MoneyGram International posted results Friday (Nov. 1) that missed expectations and sent the stock tumbling, but the firm noted that progress is being made in its digital transformation.
Revenues of $324.5 million were off by 6.5 percent year on year, and missed expectations by $9.8 million. Adjusted losses of 3 cents a share were 6 pennies worse than expected. Shares were down nearly 15 percent on the day to $3.38.
The company noted that results were weak within the domestic United States (though that business improved sequentially), but said growth was significant in international markets.
A majority of transactions, at 60 percent, came from international markets, according to MoneyGram.
Non-U.S. money transactions saw a 7 percent year-over-year growth rate, and that helped revenues derived from non-U.S. activity grow as well.
CEO Alex Holmes said on the conference call with analysts that digital payments stood at 20 percent of total money transfers.
Breaking down the digital side of the business a bit, MoneyGram Online is offered through 25 countries. He added that a number of partnerships in place allow customers to send or receive money in 60 countries.
The overall online business was up 109 percent, with 42 percent revenue growth, according to commentary on the call. About 80 percent of total online transactions are done on mobile devices.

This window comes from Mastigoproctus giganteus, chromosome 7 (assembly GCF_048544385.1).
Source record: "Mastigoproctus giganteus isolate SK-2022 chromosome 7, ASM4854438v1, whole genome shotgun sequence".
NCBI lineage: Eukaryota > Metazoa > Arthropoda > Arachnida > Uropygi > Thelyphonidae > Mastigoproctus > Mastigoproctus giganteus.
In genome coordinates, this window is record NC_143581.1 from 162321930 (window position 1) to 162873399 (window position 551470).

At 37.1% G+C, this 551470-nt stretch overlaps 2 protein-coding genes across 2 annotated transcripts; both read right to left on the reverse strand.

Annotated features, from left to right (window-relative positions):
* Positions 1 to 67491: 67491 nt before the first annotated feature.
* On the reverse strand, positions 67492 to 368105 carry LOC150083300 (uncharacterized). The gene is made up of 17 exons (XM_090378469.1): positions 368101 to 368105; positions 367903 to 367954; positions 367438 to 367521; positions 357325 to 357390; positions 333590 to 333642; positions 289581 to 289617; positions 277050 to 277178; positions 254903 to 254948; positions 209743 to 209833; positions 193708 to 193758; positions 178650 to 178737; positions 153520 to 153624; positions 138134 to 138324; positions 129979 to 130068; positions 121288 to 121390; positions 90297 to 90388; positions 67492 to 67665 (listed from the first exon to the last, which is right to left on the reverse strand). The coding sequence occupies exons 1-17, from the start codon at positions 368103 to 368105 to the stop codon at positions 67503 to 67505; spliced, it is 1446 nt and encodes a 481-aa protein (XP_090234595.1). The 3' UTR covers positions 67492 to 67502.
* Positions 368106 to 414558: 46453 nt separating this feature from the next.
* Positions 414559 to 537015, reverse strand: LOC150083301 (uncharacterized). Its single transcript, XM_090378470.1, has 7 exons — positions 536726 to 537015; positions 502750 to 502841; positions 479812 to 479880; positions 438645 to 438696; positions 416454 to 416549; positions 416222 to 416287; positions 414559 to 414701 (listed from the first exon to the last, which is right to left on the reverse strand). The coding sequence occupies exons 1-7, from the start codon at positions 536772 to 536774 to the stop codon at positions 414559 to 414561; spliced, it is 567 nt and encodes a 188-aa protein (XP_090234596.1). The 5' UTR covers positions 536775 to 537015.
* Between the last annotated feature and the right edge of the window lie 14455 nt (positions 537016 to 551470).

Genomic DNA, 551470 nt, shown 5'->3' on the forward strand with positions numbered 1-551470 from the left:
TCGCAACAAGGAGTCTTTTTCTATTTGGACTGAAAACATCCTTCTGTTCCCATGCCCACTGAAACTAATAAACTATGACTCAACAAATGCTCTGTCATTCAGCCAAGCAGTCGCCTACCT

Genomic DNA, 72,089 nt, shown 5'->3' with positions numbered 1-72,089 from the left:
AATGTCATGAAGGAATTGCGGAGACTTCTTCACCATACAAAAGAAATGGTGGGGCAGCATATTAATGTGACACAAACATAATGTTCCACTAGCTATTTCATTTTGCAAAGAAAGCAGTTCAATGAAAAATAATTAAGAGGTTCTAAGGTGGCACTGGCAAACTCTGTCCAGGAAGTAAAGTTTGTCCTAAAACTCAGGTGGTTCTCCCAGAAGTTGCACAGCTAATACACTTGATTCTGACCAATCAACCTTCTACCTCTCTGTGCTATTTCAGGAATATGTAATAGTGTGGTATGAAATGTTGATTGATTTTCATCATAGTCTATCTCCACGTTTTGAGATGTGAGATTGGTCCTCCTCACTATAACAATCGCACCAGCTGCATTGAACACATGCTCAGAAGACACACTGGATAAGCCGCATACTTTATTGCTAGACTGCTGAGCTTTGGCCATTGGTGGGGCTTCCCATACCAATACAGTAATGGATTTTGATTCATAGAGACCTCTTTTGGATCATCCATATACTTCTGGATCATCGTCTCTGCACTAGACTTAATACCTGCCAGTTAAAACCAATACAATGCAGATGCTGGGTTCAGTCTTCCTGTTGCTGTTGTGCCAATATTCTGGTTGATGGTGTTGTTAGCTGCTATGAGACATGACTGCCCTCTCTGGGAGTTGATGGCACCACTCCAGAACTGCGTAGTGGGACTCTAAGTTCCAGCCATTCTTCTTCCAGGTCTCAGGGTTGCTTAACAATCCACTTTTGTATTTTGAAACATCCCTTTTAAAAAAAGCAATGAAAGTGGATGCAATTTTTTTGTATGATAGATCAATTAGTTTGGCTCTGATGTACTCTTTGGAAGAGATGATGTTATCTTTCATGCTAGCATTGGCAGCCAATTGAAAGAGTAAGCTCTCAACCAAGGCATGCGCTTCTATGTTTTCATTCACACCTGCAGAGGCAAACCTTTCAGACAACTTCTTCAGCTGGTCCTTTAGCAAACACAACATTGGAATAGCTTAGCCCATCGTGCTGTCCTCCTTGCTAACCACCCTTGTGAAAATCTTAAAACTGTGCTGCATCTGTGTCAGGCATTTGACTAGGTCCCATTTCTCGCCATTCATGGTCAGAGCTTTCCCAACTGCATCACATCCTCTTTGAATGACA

In further evidence of digital transformation, Holmes said, “We’re now sending over 100 transaction notifications per minute to our customers. They no longer need to call MoneyGram to check on their transactions, and as a result calls to our call center have been cut in half.”
Visa Direct and Ripple
Management also spotlighted its pact with Visa Direct, which allows MoneyGram to push payments to more than a billion cards worldwide. The partnership should expand to new corridors in the fourth quarter, said Holmes.
“We’re using it domestically and you can go online and send money directly to … Visa Debit Cards in the United States,” he said. He said that the Visa Direct business logs lower revenue per transaction, but the profitability of those transactions “is great,” he said.
Loyalty members are 27 percent of total transactions, up from 21 percent at the beginning of the year.
The partnership with Ripple focused on foreign currency trades has gained traction, according to management. Holmes said in response to analyst questions that Ripple will be a larger revenue-generating opportunity in the future.
The U.S. Business
CFO Larry Angelilli said the U.S. market is becoming increasingly competitive.
“The competition, large and small, is not only pricing aggressively to consumers, but also importantly, increasing agent commissions and their attempt to buy growth. We believe that buying growth is a short-sighted strategy,” said the CFO. “Profitable growth will be harder to come by, not just for us, but for all those who are targeting the U.S. walk-in remittance market.” He said, too, that commissions may be lowered in some markets.